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The Feds Are Using ‘Keyword Warrants’ to Compel Google to Turn Over Personal Search Data

Neil Campbell
Neil lives in Canada and writes about society and politics.
Published: October 7, 2021
Nest thermostat displaying the Google logo in Lafayette, California, January 17, 2021. Federal prosecutors are using Google’s search engine history logging as a treasure trove of data in “keyword warrants.”
Nest thermostat displaying the Google logo in Lafayette, California, January 17, 2021. Federal prosecutors are using Google’s search engine history logging as a treasure trove of data in “keyword warrants.” (Image: Smith Collection/Gado/Getty Images)

The federal government is using the legal process to compel Big Tech companies such as Google, Microsoft, and Yahoo to hand over data and records on users who search certain keywords, according to a new report. 

The usage of the tactic, albeit not new, has not surfaced more than a handful of times. On Oct. 4, Forbes published an exclusive article relying on a search warrant that was “accidentally unsealed by the Justice Department in September” involving a 2019 case where federal investigators searched for perpetrators in a trafficking and sexual abuse of a minor case. 

Forbes stated they had “reviewed the document before it was sealed again and is neither publishing it nor providing full details of the case to protect the identities of the victim and her family.”

The article said the “keyword warrant” compelled Google for “information on anyone who had searched for the victim’s name, two spellings of her mother’s name and her address over 16 days across the year,” including “all relevant Google accounts and IP addresses of those who made the searches.”

In the case, federal investigators also sought to obtain cookie data from Google for those who were flagged in the search results. 

Forbes says Google provided the data to the government in the middle of 2020. The case is still ongoing, and the Department of Justice “didn’t comment on whether or not any charges had been filed.”

According to the outlet, only two other keyword warrants have been made public. In 2020, investigators were able to track down the perpetrator of arson, Michael Williams, an associate of R Kelly, against a witness in the case by asking Google for the IP addresses of anyone who searched for the victim’s address.

According to CNET, “Court documents showed that Google provided the IP addresses of people who searched for the arson victim’s address, which investigators tied to a phone number belonging to Williams. Police then used the phone number records to pinpoint the location of Williams’ device near the arson.”

In a wire fraud case in 2017, a Minnesota judge authorized Google to hand over to law enforcement “names, email addresses, account information, and IP addresses of anyone who searched variations of the victim’s name over a five-week period of time,” according to researcher Tony Webster.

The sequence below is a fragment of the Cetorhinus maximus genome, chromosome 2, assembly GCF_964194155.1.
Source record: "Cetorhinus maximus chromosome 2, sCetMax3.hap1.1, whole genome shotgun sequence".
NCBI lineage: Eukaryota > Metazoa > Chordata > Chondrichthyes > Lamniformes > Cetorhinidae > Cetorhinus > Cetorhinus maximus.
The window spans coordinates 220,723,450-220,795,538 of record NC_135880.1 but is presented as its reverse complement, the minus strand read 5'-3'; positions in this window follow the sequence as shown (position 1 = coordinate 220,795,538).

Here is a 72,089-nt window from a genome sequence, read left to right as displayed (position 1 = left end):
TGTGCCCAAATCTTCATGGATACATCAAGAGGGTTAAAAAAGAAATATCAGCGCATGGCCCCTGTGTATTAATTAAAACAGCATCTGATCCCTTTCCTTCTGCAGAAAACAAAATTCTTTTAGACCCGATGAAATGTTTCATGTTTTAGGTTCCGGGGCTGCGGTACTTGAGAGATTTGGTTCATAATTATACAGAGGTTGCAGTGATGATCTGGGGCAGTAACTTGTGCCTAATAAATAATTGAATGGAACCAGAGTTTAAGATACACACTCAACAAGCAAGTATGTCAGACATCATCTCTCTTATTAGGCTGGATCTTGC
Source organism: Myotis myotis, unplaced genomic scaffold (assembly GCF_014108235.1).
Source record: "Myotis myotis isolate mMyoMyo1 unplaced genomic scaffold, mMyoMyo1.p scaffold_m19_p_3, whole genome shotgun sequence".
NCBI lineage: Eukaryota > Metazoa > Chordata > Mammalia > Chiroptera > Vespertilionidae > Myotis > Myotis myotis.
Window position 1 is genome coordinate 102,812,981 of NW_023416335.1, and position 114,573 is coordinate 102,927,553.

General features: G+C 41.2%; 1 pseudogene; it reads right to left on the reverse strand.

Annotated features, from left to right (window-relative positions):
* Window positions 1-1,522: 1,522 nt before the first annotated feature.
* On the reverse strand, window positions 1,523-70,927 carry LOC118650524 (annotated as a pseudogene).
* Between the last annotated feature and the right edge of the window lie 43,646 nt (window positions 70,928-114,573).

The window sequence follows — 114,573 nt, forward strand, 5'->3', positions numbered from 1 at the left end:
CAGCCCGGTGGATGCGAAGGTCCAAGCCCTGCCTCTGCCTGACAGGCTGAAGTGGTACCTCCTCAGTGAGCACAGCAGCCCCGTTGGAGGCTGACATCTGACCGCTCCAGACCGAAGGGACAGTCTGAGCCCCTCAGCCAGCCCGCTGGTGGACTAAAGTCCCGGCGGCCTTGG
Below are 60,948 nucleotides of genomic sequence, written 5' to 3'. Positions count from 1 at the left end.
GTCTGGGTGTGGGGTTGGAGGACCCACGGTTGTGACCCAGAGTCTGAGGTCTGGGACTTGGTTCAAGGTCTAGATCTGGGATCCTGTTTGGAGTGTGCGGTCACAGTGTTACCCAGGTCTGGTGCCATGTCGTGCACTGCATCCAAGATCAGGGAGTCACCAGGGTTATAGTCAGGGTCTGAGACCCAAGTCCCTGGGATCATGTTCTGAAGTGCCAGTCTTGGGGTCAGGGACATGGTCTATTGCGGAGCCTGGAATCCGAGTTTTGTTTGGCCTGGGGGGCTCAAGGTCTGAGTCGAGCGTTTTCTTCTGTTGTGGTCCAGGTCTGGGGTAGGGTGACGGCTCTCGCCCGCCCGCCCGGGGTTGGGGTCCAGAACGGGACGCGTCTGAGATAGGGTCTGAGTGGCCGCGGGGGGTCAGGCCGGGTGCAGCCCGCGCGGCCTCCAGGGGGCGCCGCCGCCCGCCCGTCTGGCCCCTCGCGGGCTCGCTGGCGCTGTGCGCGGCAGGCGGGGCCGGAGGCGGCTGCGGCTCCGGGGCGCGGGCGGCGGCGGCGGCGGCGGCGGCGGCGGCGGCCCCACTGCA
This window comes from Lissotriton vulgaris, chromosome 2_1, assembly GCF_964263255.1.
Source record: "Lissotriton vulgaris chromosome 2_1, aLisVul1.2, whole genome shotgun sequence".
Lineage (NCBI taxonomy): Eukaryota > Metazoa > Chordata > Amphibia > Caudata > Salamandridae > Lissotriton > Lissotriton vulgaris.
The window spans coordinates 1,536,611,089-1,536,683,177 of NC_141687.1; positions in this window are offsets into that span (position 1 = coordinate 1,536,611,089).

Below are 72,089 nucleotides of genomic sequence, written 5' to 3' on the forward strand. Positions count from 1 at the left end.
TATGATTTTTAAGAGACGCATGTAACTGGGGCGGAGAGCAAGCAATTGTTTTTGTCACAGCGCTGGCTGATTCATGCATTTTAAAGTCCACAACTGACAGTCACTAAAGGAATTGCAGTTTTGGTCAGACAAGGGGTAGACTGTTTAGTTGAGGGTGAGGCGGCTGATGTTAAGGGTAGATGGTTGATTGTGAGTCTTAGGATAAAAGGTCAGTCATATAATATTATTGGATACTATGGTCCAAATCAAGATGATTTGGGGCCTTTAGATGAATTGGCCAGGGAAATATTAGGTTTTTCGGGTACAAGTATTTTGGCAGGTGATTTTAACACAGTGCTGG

A lawyer for the ACLU told Forbes that keyword warrants are a technique that is certainly putting its toes over the line, “Trawling through Google’s search history database enables police to identify people merely based on what they might have been thinking about, for whatever reason, at some point in the past.” 

“This is a virtual dragnet through the public’s interests, beliefs, opinions, values and friendships, akin to mind reading powered by the Google time machine.”

“This never-before-possible technique threatens First Amendment interests and will inevitably sweep up innocent people, especially if the keyword terms are not unique and the time frame not precise. To make matters worse, police are currently doing this in secret, which insulates the practice from public debate and regulation.”

Forbes also found records of the existence of another keyword warrant in a California Court dated 2020. The warrant, which is under seal, but mentioned in a publicly available docket, has a name that reads like a directive issued directly by the Chinese Communist Party: “Application by the United States for a Search Warrant for Google Accounts Associated with Six Search Terms and Four Search Dates.”

After the article was published, the Electronic Frontier Foundation provided Forbes with copies of a trio of keyword warrants from the 2018 Austin serial bombings, where the FBI asked the courts to compel Google to surrender data on a series of broad search terms, including generic words such as cardboard or package in connection with bomb or pipe bomb, PVC bomb, or explosive from Jan. 1 to March 2, 2018.

A second warrant asked the search engine to provide search engine data for locations near the scene of the crime, including Google Maps and Waze data within a half mile radius from March 12 to March 18 of 2018.

In the third, Google was asked to hand over all search data on four specific addresses over the course of an entire month between February and March of 2018.

Similar warrants were provided to Microsoft and Yahoo as well.